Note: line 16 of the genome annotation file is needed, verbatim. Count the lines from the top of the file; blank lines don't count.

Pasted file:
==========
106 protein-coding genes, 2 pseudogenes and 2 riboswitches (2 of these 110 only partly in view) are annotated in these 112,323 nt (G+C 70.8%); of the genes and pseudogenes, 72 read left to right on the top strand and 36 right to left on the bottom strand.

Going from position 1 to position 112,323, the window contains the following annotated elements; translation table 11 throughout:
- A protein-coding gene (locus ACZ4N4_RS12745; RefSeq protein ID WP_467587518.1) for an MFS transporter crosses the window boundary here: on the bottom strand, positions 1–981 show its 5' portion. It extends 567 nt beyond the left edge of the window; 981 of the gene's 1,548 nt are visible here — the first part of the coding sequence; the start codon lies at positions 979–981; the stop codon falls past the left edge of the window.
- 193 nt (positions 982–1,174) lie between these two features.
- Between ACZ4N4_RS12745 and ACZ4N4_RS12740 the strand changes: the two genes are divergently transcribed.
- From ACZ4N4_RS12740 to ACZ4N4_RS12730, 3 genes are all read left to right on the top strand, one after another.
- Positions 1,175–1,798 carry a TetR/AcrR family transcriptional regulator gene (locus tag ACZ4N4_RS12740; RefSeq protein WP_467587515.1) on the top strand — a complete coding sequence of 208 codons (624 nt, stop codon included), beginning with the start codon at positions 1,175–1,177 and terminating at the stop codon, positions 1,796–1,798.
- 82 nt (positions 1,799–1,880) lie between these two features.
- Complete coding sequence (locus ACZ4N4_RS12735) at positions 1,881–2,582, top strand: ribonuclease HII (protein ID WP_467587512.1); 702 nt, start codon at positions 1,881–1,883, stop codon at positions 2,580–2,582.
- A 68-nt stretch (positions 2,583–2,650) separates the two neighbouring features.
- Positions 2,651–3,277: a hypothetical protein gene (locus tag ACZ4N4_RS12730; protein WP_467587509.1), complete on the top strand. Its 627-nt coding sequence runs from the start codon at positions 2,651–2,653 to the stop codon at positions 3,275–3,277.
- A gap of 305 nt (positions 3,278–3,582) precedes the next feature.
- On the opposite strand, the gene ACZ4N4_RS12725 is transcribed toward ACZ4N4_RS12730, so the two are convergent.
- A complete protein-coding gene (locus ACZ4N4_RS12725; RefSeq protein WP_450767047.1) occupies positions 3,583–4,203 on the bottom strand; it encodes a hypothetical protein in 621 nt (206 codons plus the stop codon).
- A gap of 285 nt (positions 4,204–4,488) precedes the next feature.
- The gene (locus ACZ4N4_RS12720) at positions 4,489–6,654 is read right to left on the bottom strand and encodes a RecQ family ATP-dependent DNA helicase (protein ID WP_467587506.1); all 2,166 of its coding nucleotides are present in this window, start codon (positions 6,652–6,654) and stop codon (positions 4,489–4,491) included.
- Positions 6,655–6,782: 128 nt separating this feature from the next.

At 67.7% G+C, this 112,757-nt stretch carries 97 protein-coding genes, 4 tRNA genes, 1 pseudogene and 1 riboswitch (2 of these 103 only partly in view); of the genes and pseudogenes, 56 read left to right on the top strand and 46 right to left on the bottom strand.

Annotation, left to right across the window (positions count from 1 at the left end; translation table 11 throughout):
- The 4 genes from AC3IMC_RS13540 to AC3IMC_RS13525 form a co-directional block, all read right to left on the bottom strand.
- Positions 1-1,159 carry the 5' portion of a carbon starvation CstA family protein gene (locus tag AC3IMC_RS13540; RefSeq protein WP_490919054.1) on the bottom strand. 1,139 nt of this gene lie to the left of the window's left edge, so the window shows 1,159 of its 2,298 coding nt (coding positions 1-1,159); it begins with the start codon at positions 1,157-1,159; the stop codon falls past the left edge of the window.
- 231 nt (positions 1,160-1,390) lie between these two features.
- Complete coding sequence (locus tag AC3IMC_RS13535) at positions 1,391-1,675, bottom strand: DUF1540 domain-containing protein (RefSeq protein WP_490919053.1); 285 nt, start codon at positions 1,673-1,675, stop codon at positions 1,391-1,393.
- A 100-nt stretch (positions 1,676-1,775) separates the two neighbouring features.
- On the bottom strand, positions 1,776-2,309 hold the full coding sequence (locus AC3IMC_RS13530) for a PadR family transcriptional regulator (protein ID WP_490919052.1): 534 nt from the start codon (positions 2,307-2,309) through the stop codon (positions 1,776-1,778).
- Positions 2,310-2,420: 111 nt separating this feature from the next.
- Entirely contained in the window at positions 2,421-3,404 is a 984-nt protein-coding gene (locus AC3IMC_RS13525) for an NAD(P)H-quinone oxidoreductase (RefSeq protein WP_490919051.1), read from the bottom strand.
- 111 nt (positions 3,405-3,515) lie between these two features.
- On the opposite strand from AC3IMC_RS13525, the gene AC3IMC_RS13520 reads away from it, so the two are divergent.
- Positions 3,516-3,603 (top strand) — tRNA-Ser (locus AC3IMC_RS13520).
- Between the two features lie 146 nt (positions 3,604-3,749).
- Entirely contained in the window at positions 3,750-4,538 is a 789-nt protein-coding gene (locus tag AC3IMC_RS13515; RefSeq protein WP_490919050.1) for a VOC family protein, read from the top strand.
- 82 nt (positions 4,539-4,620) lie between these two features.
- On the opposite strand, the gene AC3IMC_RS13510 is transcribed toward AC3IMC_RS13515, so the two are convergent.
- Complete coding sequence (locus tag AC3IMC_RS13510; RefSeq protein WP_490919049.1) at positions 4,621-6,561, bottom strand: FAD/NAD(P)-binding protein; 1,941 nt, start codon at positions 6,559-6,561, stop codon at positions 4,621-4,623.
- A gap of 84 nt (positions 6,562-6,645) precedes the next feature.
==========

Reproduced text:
- The gene (locus ACZ4N4_RS12720) at positions 4,489–6,654 is read right to left on the bottom strand and encodes a RecQ family ATP-dependent DNA helicase (protein ID WP_467587506.1); all 2,166 of its coding nucleotides are present in this window, start codon (positions 6,652–6,654) and stop codon (positions 4,489–4,491) included.